So they killed saddam. The whole thing resembled a mob lynching someone, rather than carrying out justice. As far as justice, it was as remote from justice as it could have been.
Both in spirit and meaning and also on the surface.
Saddam was responsible for death and suffering of perhaps a million iranian, countless kurds,
tens of thousands of Shiats, and perhaps numerous sunnis. Every body suffered to some extent,
but people of Iraq are in such desperate time that, it's quite likely that they consider, Saddam's era a particularly "good one".
His execution served no purpose but quenching the thirst for another death.
He also took with himself the secrets that could expose powers to be to his grave..
His death would create more bloodshed and more pain.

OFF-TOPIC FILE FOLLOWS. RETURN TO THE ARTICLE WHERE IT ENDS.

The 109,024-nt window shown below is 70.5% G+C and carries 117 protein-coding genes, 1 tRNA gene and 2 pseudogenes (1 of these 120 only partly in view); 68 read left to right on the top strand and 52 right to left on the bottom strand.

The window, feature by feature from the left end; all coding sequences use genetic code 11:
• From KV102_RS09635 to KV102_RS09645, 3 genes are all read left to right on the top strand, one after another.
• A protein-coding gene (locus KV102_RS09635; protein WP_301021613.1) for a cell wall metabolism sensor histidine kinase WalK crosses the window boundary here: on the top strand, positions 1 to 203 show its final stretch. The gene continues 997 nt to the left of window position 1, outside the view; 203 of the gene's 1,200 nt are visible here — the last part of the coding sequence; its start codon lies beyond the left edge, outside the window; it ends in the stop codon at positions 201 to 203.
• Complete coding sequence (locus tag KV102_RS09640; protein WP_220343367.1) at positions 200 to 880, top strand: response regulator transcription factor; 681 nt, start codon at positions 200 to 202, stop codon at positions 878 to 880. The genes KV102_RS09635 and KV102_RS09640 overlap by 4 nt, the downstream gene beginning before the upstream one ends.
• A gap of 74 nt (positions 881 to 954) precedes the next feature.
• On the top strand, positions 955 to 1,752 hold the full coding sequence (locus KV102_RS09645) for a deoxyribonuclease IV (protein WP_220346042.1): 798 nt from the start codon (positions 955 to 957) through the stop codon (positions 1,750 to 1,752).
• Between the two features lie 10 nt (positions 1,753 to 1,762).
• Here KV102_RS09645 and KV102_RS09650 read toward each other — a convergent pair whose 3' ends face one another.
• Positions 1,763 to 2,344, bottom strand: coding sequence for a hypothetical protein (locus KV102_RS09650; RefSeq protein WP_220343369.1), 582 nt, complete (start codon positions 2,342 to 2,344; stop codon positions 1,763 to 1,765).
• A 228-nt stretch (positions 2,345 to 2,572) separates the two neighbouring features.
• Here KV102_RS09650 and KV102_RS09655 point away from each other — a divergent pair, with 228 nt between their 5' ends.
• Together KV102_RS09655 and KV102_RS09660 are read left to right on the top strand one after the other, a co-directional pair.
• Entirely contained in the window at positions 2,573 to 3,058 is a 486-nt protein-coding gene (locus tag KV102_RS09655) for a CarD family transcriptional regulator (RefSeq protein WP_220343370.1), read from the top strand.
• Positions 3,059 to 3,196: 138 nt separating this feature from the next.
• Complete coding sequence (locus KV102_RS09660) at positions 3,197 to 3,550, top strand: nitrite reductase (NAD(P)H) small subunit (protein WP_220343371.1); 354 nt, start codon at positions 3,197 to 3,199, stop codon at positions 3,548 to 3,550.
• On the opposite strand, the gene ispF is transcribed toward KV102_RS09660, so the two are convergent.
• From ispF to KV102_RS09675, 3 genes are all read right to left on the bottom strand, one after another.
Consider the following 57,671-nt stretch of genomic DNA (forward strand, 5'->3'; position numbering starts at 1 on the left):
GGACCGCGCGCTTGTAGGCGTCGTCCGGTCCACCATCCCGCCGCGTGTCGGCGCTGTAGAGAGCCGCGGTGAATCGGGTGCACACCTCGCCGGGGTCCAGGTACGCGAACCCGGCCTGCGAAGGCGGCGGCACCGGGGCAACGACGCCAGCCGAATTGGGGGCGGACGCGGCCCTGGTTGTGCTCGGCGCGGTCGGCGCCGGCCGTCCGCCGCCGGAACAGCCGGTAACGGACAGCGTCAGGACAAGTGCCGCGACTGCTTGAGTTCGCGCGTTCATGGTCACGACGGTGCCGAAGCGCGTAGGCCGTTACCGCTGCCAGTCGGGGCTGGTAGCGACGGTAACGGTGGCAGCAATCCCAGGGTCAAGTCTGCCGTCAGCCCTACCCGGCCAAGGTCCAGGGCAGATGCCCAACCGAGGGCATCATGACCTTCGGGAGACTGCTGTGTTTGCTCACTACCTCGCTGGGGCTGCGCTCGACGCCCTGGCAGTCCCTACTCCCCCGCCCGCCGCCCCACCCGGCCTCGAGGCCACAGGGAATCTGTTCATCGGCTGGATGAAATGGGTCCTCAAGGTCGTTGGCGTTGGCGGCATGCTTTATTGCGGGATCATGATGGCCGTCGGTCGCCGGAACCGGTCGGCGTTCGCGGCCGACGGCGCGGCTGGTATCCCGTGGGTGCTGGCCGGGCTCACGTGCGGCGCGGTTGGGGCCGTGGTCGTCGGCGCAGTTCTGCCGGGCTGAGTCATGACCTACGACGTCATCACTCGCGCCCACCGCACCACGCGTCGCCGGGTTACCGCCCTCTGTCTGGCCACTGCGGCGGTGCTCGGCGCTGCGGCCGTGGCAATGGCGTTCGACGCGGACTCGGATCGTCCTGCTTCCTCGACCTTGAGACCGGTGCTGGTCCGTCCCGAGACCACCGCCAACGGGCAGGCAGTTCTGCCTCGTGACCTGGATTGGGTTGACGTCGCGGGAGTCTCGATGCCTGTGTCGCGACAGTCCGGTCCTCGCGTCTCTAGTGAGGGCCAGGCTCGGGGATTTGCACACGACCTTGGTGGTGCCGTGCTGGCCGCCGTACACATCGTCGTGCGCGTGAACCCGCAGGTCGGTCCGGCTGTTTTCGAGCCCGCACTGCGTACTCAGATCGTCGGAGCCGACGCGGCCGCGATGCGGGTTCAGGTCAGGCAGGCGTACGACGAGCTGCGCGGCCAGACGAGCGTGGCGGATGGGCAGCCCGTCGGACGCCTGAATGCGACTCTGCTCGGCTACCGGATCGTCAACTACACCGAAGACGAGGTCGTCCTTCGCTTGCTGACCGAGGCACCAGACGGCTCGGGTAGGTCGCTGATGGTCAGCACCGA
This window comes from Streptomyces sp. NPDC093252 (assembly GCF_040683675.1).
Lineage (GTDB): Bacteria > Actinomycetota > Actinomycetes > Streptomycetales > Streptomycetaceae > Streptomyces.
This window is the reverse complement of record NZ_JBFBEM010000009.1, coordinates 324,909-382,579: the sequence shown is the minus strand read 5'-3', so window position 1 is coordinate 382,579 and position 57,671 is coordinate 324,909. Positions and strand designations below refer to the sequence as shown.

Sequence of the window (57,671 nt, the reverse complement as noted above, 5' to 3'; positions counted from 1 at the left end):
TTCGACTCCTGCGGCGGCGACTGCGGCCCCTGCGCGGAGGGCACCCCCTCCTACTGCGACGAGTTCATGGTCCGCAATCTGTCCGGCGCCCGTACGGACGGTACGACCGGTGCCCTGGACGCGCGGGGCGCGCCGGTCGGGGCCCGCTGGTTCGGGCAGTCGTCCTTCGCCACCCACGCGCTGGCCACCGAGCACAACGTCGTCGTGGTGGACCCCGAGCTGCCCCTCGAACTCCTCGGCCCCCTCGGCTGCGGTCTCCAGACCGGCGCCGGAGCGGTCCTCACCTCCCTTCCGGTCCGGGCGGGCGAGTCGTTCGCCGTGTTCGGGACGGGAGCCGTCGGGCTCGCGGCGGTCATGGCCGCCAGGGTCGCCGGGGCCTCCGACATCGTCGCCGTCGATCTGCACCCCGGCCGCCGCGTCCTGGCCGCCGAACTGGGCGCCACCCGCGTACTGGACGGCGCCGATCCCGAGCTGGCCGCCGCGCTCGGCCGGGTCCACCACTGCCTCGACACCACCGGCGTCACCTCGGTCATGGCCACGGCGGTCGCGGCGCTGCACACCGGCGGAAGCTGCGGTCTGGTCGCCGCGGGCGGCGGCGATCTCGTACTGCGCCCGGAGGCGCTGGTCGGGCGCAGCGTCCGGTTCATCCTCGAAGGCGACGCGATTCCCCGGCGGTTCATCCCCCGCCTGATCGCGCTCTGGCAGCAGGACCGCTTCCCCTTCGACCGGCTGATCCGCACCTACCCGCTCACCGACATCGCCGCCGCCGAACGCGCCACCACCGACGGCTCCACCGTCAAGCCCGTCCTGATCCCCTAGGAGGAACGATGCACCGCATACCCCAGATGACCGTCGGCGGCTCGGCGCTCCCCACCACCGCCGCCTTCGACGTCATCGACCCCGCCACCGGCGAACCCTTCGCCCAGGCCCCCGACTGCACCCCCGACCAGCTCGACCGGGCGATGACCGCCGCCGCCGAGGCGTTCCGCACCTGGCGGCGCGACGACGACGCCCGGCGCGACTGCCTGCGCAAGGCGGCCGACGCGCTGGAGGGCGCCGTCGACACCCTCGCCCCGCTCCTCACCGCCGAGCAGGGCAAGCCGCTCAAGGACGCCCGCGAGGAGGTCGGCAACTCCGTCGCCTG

Which brings up an interesting question, can a decent society administer death penalty, carried out by state and still stay a decent society ?
I used to support death penalty and "eye for an eye" argument, I am beginning to lean on an anti-death penalty argument.
I say instead of condemning a criminal to death, the society has to condemn him to "life".
A society operates by collaboration between all people, first of all, A crime should not be viewed in total isolation from the conditions that prepared the ground for that crime.
second the state must be deprived from the authority to perpetrate violence.
There are a lot of other considerations, but books can be written on the subject and I want to go to bed.
Saddam died, but I can tell the name of a couple more guys that perhaps were more deserving of being hanged that him. They died in peace, with their loved ones around them.
This world is inherently unjust. Any attempt of achieving justice can at best only be partially successful.